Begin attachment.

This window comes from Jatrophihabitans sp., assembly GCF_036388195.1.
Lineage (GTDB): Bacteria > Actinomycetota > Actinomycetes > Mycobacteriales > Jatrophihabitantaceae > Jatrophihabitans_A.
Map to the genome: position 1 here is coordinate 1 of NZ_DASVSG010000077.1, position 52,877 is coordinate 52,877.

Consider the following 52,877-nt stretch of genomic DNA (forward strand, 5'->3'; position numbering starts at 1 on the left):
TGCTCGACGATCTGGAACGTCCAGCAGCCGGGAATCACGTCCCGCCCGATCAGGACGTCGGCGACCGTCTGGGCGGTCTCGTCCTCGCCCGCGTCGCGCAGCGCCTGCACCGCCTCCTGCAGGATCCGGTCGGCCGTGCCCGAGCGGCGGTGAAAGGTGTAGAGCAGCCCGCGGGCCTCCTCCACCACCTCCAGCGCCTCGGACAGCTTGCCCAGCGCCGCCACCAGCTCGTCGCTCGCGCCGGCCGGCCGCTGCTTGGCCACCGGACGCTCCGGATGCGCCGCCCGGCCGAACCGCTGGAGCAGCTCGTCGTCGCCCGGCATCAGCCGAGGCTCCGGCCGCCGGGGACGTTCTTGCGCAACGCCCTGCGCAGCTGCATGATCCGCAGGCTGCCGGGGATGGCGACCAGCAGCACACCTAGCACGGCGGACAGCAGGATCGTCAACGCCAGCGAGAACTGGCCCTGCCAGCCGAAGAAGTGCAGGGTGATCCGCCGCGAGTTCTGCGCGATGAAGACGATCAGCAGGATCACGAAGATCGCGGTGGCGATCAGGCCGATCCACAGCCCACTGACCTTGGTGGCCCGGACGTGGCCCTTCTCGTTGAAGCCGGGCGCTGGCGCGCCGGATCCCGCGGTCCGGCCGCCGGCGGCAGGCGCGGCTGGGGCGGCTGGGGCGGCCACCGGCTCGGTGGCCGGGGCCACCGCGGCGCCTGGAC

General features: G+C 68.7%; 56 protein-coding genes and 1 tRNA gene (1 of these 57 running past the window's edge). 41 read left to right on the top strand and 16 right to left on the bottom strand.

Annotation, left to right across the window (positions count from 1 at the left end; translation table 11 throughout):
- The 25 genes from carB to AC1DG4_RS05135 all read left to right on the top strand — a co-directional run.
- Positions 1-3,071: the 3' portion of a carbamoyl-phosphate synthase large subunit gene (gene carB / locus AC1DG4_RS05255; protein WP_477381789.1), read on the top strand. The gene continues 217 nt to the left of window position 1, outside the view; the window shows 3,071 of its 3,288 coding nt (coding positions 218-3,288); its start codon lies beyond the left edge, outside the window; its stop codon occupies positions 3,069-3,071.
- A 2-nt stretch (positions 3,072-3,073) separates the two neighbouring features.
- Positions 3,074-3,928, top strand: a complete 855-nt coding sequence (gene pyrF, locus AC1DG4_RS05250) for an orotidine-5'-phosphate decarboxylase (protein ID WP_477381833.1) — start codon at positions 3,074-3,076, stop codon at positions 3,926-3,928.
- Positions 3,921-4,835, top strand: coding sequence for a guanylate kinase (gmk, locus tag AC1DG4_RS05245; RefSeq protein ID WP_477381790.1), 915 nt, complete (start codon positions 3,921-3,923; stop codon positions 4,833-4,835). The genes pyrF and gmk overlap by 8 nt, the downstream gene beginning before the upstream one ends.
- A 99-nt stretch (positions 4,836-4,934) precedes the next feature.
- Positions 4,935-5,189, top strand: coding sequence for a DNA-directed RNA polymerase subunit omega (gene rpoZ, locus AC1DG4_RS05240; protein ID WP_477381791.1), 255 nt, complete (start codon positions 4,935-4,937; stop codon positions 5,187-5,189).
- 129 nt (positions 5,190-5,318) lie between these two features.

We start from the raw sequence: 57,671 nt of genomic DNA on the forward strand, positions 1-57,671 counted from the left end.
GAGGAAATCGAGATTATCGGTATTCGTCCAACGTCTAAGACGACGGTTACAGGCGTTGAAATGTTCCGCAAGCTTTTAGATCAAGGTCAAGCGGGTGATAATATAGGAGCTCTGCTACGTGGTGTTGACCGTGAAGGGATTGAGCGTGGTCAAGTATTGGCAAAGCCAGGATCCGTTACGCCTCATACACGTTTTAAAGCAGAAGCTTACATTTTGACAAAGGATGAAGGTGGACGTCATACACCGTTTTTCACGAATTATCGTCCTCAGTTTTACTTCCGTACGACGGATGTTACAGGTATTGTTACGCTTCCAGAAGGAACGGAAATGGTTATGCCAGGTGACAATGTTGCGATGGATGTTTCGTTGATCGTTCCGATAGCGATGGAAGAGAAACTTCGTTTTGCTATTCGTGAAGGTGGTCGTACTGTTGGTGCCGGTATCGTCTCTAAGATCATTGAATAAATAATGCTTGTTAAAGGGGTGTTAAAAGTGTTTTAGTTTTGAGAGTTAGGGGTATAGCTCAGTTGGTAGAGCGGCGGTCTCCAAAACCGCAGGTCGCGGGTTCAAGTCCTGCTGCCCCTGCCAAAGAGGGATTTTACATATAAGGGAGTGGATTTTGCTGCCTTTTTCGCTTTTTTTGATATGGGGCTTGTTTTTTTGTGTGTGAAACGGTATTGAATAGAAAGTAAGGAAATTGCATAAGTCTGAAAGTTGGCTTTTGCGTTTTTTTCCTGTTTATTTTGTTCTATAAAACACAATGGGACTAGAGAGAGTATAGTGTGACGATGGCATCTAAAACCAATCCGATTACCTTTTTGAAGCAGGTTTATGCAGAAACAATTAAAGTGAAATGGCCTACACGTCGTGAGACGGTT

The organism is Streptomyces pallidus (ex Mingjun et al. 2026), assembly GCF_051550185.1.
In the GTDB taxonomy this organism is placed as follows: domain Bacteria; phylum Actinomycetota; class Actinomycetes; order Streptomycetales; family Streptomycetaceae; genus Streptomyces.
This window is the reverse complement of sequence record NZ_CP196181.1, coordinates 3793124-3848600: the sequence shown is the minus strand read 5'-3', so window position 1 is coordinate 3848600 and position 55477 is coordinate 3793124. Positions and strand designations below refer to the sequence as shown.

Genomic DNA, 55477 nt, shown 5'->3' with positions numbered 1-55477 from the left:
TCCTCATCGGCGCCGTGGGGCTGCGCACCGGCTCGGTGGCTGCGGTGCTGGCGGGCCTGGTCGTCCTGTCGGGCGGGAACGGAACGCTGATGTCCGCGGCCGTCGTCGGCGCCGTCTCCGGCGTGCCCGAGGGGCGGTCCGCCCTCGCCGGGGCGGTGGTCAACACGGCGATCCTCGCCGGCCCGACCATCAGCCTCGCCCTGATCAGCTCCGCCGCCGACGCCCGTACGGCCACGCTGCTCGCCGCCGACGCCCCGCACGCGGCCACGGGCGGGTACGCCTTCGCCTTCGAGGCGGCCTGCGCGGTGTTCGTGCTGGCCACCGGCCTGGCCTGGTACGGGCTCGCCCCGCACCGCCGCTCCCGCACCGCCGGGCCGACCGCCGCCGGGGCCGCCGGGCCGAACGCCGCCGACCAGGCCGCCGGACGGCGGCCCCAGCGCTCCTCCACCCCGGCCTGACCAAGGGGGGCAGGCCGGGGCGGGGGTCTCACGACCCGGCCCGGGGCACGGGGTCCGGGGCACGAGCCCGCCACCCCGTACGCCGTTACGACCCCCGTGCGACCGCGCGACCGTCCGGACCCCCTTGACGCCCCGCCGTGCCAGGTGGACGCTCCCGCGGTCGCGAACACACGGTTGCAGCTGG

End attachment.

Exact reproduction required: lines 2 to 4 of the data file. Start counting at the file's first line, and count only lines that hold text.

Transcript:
Lineage (GTDB): Bacteria > Actinomycetota > Actinomycetes > Mycobacteriales > Jatrophihabitantaceae > Jatrophihabitans_A.
Map to the genome: position 1 here is coordinate 1 of NZ_DASVSG010000077.1, position 52,877 is coordinate 52,877.

Consider the following 52,877-nt stretch of genomic DNA (forward strand, 5'->3'; position numbering starts at 1 on the left):